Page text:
ROBUST LOAN growth drove profits of Philippine banks higher in 2017, although this puts pressure on the lenders’ capitalization, Moody’s Investors Service said.
“Net profit at Philippine banks broadly increased in 2017 in line with our expectations on the back of strong loan volume growth,” Simon Chen, Moody’s vice-president and senior analyst, was quoted as saying in a report released on Thursday.
Although several domestic lenders recorded lower loan growth, the debt watcher said most banks posted high loan growth of 15-19% last year on the back of demand from consumers and local businesses under strong macroeconomic conditions.
“Retail loans continued to grow faster than corporate loans at many banks,” added Mr. Chen.
However, Moody’s said that as a result of rapid credit growth, capital ratios will remain under pressure.
“Banks’ internal capital generation is not sufficient to support the current pace of loan growth, limited by low cost efficiency,” Mr. Chen said, adding that lenders’ need to improve their information technology infrastructure will limit their cost efficiency.
Capital ratio measures a bank’s capability to absorb a reasonable amount of loss.
“Without external capital raising, capital ratios will remain under pressure in 2018 from loan growth outpacing increases in retained earnings.”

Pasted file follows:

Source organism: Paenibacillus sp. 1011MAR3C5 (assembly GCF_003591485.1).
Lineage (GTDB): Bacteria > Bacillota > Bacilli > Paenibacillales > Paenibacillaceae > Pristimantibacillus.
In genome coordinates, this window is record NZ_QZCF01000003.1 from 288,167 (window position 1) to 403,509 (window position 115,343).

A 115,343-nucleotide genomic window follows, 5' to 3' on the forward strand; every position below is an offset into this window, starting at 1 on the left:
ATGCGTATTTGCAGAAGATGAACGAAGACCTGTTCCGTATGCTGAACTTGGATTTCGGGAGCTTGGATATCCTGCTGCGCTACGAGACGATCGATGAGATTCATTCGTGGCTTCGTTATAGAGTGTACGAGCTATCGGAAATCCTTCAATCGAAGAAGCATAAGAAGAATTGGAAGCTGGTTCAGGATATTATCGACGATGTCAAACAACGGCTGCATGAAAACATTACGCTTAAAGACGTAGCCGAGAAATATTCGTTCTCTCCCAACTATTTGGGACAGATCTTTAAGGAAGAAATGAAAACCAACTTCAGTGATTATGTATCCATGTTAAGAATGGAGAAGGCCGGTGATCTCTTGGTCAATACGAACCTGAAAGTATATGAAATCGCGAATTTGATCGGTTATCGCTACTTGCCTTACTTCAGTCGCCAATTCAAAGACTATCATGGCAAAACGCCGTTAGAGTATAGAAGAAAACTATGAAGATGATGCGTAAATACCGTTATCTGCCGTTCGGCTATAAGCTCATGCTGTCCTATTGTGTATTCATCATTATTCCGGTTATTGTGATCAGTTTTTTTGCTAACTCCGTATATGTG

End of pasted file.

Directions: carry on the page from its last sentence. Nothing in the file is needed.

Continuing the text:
Early this year, Metropolitan Bank & Trust Co. (Metrobank), Bank of the Philippine Islands and Rizal Commercial Banking Corp. (RCBC) announced plans to raise additional capital through stock rights offerings, which will lift their common equity Tier 1 ratios by some 340 to 390 basis points.
Moody’s added that the adoption of new provisioning rules under the Philippine Financial Reporting Standards 9 will “reduce capital levels, though slightly, because banks will need to cover additional provisioning charges with retained earnings.”
Meanwhile, the asset quality of the local banks improved last year as several lenders reported declines in gross nonperforming loan (NPL) ratios.
Among Moody’s eight rated Philippine banks, Metrobank and RCBC reported higher NPL ratios, but the increases were smaller than 20 bps.
UnionBank of the Philippines had the highest NPL ratio primarily due to legacy problems. However, Moody’s noted that the lender successfully provisioned such loans.
Security Bank Corp. had the lowest NPL ratio, below industry average, since the bank was not active in lending in the past and only accelerated its loan business in 2016 after its strategic tie-up with Japanese lender Bank of Tokyo Mitsubishi UFJ, Ltd.
“However, real estate loans, which accounted for an average of 18% of gross loans at rated banks at the end of 2017, remain a risk to asset quality,” it added.
On the other hand, the debt watcher added that Philippine banks’ net interest margins (NIM), or the gap between their income and interest being paid, remained broadly stable.
“[The NIM of] some banks, including BDO Unibank, Inc., [Metrobank, RCBC and Security Bank improved] as a result of growth in loans in their overall asset pools,” Mr. Chen said in the report.
Moody’s added that the slow loan growth of some banks, which include China Banking Corp., coupled with increased funding costs led to narrower NIMs. — K.A.N. Vidal